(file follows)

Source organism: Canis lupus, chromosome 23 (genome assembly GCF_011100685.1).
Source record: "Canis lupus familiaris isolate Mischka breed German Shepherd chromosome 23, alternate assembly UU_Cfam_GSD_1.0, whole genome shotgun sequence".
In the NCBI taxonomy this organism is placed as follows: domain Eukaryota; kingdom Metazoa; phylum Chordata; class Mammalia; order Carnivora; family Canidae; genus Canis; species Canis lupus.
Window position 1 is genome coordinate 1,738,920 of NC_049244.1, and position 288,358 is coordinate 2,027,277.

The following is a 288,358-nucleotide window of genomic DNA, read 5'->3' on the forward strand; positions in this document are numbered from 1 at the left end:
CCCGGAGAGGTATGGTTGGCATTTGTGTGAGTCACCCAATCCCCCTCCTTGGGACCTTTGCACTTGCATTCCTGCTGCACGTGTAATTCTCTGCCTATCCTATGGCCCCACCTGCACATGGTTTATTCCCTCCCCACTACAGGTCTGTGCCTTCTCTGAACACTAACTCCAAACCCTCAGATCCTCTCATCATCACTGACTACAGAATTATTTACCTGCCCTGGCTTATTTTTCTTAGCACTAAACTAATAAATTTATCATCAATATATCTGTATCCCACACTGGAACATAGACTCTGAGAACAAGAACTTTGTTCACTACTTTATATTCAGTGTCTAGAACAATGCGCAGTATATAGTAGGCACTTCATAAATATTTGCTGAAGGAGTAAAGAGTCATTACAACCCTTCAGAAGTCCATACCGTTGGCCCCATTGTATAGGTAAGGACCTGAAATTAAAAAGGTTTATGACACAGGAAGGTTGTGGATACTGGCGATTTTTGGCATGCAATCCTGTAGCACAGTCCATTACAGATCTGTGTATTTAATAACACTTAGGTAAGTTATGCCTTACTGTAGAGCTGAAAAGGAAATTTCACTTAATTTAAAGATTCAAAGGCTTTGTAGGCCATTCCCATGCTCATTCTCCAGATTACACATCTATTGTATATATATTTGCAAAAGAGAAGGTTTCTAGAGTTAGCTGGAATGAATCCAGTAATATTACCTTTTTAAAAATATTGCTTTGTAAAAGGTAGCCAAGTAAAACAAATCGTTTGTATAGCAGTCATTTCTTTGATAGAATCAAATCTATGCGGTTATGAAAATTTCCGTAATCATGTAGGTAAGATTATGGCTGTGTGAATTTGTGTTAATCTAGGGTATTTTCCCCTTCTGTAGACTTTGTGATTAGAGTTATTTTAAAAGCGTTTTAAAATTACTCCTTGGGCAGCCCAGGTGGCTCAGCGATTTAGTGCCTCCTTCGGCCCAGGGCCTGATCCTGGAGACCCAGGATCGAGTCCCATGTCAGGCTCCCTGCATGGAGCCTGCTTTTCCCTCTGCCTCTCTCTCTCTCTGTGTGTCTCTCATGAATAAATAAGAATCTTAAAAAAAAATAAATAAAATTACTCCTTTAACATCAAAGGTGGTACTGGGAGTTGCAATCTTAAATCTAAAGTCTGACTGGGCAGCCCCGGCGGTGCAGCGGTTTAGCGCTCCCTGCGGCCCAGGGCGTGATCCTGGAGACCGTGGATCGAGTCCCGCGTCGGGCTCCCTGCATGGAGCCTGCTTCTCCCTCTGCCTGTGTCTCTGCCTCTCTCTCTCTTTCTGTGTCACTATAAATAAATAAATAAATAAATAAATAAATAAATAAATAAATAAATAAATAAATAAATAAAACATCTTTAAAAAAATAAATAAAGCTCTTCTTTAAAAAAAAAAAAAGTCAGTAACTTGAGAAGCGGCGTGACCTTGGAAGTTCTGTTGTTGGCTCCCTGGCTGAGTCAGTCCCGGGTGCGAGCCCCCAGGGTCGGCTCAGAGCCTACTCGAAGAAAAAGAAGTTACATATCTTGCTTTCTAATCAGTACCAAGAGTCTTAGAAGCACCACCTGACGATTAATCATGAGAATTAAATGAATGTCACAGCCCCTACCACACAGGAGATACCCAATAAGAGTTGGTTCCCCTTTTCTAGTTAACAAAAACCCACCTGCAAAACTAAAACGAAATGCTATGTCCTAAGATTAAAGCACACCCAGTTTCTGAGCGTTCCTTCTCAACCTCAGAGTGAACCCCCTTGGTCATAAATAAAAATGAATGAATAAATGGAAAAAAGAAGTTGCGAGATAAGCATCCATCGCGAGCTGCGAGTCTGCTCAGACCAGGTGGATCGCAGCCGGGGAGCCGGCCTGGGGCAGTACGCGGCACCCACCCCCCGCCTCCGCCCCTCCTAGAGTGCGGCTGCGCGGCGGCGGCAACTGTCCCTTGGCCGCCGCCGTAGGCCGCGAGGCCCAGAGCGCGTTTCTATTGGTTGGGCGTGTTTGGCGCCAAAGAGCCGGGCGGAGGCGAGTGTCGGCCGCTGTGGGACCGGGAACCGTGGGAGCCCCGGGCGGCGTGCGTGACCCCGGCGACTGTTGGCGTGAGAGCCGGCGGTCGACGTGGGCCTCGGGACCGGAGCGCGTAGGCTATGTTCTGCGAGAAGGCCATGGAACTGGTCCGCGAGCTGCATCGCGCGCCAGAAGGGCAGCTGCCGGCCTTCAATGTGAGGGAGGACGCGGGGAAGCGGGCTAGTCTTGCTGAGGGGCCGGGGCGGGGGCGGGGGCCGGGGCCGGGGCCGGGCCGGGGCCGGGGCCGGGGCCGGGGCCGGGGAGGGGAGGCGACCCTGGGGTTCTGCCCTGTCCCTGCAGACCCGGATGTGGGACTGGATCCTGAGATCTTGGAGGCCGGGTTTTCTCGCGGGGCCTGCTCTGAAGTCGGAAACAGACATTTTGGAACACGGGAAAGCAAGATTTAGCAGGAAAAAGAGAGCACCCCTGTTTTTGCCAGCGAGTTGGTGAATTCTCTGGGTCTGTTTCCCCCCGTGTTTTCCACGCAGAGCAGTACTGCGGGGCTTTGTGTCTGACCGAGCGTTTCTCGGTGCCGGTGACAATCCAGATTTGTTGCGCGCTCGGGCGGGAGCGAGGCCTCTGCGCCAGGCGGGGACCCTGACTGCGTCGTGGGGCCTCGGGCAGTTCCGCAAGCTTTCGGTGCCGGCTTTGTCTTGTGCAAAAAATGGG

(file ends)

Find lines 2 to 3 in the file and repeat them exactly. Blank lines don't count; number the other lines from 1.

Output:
Source record: "Canis lupus familiaris isolate Mischka breed German Shepherd chromosome 23, alternate assembly UU_Cfam_GSD_1.0, whole genome shotgun sequence".
In the NCBI taxonomy this organism is placed as follows: domain Eukaryota; kingdom Metazoa; phylum Chordata; class Mammalia; order Carnivora; family Canidae; genus Canis; species Canis lupus.